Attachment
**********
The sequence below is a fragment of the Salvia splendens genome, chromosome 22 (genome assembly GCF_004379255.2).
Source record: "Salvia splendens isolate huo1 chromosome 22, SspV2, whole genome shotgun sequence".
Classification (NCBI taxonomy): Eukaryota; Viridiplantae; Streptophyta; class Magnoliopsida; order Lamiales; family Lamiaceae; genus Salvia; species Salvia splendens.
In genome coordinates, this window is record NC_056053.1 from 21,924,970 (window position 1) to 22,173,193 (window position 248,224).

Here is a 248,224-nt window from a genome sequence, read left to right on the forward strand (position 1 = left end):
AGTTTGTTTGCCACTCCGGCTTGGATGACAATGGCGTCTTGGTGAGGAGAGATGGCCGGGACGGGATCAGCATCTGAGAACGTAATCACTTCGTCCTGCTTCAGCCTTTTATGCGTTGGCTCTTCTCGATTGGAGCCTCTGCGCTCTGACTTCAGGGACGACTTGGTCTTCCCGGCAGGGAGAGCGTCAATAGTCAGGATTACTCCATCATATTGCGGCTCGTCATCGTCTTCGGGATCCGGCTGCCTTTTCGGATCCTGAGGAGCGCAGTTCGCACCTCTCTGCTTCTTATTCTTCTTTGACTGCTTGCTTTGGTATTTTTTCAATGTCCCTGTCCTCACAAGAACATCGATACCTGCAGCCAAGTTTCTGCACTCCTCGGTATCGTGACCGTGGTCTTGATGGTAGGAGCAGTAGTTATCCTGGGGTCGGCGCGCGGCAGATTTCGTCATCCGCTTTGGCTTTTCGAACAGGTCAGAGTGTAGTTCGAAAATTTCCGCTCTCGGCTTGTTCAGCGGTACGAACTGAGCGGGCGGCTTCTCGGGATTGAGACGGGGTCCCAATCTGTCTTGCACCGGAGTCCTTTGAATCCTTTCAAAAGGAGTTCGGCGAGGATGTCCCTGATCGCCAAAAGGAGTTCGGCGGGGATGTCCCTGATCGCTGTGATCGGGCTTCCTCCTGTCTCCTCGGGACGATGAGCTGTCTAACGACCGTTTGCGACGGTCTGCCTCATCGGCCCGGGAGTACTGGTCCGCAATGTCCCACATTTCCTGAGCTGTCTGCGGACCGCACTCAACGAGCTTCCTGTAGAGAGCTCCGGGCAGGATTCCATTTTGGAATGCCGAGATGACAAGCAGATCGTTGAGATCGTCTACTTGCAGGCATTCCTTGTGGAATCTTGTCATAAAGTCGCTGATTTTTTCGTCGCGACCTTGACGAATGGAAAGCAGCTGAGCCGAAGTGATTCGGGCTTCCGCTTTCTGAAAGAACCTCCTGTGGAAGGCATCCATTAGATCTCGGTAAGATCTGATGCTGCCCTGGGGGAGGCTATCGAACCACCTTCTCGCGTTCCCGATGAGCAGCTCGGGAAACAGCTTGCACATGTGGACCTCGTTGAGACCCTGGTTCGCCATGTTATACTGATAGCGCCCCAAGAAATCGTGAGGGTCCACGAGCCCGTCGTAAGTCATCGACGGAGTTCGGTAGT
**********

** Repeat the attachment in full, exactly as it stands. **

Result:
The sequence below is a fragment of the Salvia splendens genome, chromosome 22 (genome assembly GCF_004379255.2).
Source record: "Salvia splendens isolate huo1 chromosome 22, SspV2, whole genome shotgun sequence".
Classification (NCBI taxonomy): Eukaryota; Viridiplantae; Streptophyta; class Magnoliopsida; order Lamiales; family Lamiaceae; genus Salvia; species Salvia splendens.
In genome coordinates, this window is record NC_056053.1 from 21,924,970 (window position 1) to 22,173,193 (window position 248,224).

Here is a 248,224-nt window from a genome sequence, read left to right on the forward strand (position 1 = left end):
AGTTTGTTTGCCACTCCGGCTTGGATGACAATGGCGTCTTGGTGAGGAGAGATGGCCGGGACGGGATCAGCATCTGAGAACGTAATCACTTCGTCCTGCTTCAGCCTTTTATGCGTTGGCTCTTCTCGATTGGAGCCTCTGCGCTCTGACTTCAGGGACGACTTGGTCTTCCCGGCAGGGAGAGCGTCAATAGTCAGGATTACTCCATCATATTGCGGCTCGTCATCGTCTTCGGGATCCGGCTGCCTTTTCGGATCCTGAGGAGCGCAGTTCGCACCTCTCTGCTTCTTATTCTTCTTTGACTGCTTGCTTTGGTATTTTTTCAATGTCCCTGTCCTCACAAGAACATCGATACCTGCAGCCAAGTTTCTGCACTCCTCGGTATCGTGACCGTGGTCTTGATGGTAGGAGCAGTAGTTATCCTGGGGTCGGCGCGCGGCAGATTTCGTCATCCGCTTTGGCTTTTCGAACAGGTCAGAGTGTAGTTCGAAAATTTCCGCTCTCGGCTTGTTCAGCGGTACGAACTGAGCGGGCGGCTTCTCGGGATTGAGACGGGGTCCCAATCTGTCTTGCACCGGAGTCCTTTGAATCCTTTCAAAAGGAGTTCGGCGAGGATGTCCCTGATCGCCAAAAGGAGTTCGGCGGGGATGTCCCTGATCGCTGTGATCGGGCTTCCTCCTGTCTCCTCGGGACGATGAGCTGTCTAACGACCGTTTGCGACGGTCTGCCTCATCGGCCCGGGAGTACTGGTCCGCAATGTCCCACATTTCCTGAGCTGTCTGCGGACCGCACTCAACGAGCTTCCTGTAGAGAGCTCCGGGCAGGATTCCATTTTGGAATGCCGAGATGACAAGCAGATCGTTGAGATCGTCTACTTGCAGGCATTCCTTGTGGAATCTTGTCATAAAGTCGCTGATTTTTTCGTCGCGACCTTGACGAATGGAAAGCAGCTGAGCCGAAGTGATTCGGGCTTCCGCTTTCTGAAAGAACCTCCTGTGGAAGGCATCCATTAGATCTCGGTAAGATCTGATGCTGCCCTGGGGGAGGCTATCGAACCACCTTCTCGCGTTCCCGATGAGCAGCTCGGGAAACAGCTTGCACATGTGGACCTCGTTGAGACCCTGGTTCGCCATGTTATACTGATAGCGCCCCAAGAAATCGTGAGGGTCCACGAGCCCGTCGTAAGTCATCGACGGAGTTCGGTAGT